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This article was published 5/2/2010 (2365 days ago), so information in it may no longer be current.
SCOTTSDALE, Ariz. — They call him the "Mayor of the Square" and he can often be found catering to the lifestyles of the rich and famous. Just as often Peter Harden will be ensuring the rest of us are getting the red-carpet treatment.
About 20 years ago, Harden left behind a career in the music business and took a job in the security department at the Scottsdale Fashion Square. Two days into his new gig, he was fired for being "too friendly." Mall executives, however, had second thoughts a few days later and brought Harden back in a new position created just for him.
On one of our recent trips to Scottsdale, we had the opportunity to spend a little time with Peter, and he explained his role as the mall's "roving concierge," a position he's helped template for guest-services specialists all across America.
Some days he'll be helping Charles Barkley shop for new threads. Or perhaps Britney's in the house looking for the latest trends. He made such an impression on Robin Williams, the comedian flew him to New York for one of his shows. Harden says plenty of oil sheiks make a shopping pit-stop in Scottsdale en route to Vegas.
On this particular day, he's showing around a couple of Canadians. As we stroll the sparkling, spotless pathways of the mall, Peter spends a considerable amount of time hugging or blowing kisses to his flock -- the staff and customers. He's also on the lookout for those who might be stumped by the mall's maze.
"I want people to leave here with a smile on their face," he says. "If they have a problem, I want to know what I can do to make it better."
Harden epitomizes what awaits visitors to the Scottsdale area: He wants to help, he loves his neighbourhood and he wants you to feel loved when you're in it.
We've had the good fortune of visiting Scottsdale three times over the last two years and have spent that time mostly doing three things: shopping, spas, and swinging the sticks. Here's what we can report:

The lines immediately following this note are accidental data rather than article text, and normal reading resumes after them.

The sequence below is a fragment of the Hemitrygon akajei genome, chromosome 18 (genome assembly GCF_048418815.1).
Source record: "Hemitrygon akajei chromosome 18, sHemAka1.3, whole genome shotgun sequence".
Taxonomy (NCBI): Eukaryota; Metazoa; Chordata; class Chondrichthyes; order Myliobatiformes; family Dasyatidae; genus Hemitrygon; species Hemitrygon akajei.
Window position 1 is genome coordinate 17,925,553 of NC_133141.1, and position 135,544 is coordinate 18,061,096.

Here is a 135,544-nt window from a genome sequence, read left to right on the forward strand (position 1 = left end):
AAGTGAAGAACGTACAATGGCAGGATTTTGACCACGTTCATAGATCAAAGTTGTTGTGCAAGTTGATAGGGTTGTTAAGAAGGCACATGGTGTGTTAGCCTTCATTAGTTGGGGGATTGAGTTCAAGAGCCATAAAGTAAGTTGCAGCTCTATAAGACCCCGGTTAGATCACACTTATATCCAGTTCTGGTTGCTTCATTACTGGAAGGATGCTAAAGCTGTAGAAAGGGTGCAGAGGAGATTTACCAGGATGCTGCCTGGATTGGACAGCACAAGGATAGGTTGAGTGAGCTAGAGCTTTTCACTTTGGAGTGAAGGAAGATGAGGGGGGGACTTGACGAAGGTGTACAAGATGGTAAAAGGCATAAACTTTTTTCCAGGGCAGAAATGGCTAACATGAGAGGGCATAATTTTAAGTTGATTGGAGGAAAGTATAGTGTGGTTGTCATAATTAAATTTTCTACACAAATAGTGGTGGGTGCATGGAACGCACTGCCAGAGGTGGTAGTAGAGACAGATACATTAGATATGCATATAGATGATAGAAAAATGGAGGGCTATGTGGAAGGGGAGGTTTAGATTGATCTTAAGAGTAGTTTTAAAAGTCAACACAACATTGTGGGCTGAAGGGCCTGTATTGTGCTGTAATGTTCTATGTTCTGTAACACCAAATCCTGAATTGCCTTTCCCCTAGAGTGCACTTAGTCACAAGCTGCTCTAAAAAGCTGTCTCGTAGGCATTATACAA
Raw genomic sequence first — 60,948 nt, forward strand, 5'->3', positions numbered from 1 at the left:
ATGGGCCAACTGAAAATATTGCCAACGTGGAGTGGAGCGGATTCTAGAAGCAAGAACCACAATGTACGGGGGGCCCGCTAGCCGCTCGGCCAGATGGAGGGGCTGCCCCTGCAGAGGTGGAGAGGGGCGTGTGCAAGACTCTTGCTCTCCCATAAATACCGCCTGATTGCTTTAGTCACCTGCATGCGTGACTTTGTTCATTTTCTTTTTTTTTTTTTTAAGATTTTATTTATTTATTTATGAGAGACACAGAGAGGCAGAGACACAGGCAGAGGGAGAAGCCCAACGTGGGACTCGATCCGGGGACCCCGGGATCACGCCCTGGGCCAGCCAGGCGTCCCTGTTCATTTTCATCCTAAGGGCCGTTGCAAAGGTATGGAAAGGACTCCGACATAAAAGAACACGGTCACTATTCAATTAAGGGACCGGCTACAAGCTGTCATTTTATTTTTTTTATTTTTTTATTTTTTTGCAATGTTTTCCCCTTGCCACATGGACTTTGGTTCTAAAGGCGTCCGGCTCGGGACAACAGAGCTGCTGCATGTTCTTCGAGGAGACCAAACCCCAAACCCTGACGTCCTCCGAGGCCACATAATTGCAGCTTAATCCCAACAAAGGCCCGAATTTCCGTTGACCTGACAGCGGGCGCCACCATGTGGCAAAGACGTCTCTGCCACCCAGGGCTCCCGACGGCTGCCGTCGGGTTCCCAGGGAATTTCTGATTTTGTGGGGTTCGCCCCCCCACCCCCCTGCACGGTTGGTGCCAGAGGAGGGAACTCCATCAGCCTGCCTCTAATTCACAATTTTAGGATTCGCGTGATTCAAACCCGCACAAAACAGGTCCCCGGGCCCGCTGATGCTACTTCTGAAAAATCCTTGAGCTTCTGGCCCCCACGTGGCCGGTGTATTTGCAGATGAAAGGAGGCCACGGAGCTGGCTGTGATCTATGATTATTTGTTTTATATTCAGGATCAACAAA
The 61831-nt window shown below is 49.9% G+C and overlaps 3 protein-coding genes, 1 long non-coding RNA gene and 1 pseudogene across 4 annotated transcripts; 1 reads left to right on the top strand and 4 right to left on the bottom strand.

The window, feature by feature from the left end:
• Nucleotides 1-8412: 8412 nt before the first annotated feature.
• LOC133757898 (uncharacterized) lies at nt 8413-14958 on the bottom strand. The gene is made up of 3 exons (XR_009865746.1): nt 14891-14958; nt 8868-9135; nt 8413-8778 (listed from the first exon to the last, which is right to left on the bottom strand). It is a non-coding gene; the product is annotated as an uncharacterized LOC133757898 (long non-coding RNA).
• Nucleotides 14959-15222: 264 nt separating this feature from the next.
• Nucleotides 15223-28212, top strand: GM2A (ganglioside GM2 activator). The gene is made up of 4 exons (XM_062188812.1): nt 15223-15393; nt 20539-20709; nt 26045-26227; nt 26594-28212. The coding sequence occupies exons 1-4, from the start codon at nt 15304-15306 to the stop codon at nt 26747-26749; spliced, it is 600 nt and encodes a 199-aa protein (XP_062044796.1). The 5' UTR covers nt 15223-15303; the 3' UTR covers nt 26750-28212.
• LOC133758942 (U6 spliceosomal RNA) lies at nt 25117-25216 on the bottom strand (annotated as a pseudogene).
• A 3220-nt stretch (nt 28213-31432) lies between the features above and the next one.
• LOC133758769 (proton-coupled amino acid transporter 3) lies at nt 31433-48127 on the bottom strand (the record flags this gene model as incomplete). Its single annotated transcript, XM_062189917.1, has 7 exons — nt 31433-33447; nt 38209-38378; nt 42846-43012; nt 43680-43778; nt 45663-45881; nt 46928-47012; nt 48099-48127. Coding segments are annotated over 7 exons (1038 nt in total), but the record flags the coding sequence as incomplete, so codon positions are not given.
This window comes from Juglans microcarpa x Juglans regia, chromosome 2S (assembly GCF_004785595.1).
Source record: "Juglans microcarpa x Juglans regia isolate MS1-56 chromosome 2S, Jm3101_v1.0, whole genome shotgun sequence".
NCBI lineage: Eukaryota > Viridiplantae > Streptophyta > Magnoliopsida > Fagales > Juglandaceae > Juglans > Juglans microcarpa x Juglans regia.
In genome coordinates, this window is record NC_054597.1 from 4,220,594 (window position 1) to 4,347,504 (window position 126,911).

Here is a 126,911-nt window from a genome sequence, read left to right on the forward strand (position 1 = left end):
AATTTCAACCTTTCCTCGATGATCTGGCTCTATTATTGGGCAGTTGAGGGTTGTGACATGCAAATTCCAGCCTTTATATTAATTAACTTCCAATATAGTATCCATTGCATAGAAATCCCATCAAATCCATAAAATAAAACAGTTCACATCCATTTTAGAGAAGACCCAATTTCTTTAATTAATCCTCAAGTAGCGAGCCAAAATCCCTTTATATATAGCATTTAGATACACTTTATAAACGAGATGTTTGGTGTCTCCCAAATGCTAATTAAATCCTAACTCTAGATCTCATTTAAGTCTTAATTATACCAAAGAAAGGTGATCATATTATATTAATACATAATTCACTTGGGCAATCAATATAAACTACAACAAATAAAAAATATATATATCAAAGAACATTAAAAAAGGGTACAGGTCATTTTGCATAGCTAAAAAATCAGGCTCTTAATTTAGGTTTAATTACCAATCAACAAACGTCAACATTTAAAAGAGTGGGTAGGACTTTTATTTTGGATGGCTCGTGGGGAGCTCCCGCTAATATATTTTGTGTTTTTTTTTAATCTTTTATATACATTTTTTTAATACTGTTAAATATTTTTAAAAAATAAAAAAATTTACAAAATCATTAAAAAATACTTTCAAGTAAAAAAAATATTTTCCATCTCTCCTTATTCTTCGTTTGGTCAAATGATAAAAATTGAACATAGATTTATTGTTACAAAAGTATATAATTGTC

SHOP, SHOP, TILL YOU DROP
With more than 5,500 stores in Scottsdale, make sure you bring, or buy, a good pair of shoes. If you're into retail therapy, this is one of America's hot spots. But buyer beware. The first time we went to Scottsdale the customs officer in Winnipeg asked if we had room open to buy on our Visa card. 'Ya, it's got a zero balance,' we replied. 'Not when you come back,' he smirked.
Welcome to the No. 1 tourist destination in town. In October, Scottsdale Fashion Square celebrated an expansion with the opening of Barney's New York, joining other anchors Nordstrom's, Macy's, Dillard's (the largest store in the chain) and Nieman Marcus.
The mall now boasts over 200 shops and restaurants, including Coach, Burberry, Gucci, Louis Vuitton, Cartier, Tiffany & Co., Banana Republic... well, you'll have to check the store directory for a complete list. This is no ordinary day at the mall, which attracts more than 12 million visitors annually. Not to be missed.
Kierland Commons: An open-air plaza that features vine-covered trellises, restorative fountains and plenty of local flora. Lots of great boutiques. It also boasts a terrific cigar shop and a gigantic Barnes & Noble. Dining options include Morton's Steakhouse, The Cheesecake Factory, and one of the original Tommy Bahamas cafes. An oasis from the typical mall experience.
Old Town/the Waterfront: That's right, waterfront shopping in the desert. Built along the banks of the Arizona Canal (a water-distribution system), Scottsdale's waterfront project has revitalized the downtown area, and made Old Town the hip place to be. The Fifth Avenue shops have been the heart and soul of Scottsdale shopping for over 50 years, offering stores of many descriptions, most notably the numerous art galleries featuring the area's famous southwestern art. A footbridge over the canal links the area to Scottsdale Fashion Square.
Arizona Mills: A trip to the U.S. is incomplete without a fix at the outlet mall. Located in Tempe, about a half-hour drive from Scottsdale, Arizona Mills is the best of its type in the Phoenix area.
The Scottsdale Promenade: Another outlet mall. Not quite the selection of Arizona Mills, but more quaint and like Kierland Commons, an outdoor shopping experience for those wanting to avoid the indoors. Our itinerary usually includes a quick stop at Nordstrom Rack and a bite to eat at a terrific little Greek cafe, Daphne's, which offers great food, and even better value.
Steve says: So, here's the deal. Time to come clean. Toula is not dragging me to these stores. I'm told Arizona has lots of natural beauty, and yes, we've been to the Grand Canyon. It was magnificent. But the rows of Prada shoes, the racks of Gucci belts, and the shelves upon shelves of cashmere sweaters and designer jeans... man-made beauty found only in places like Scottsdale Fashion Square.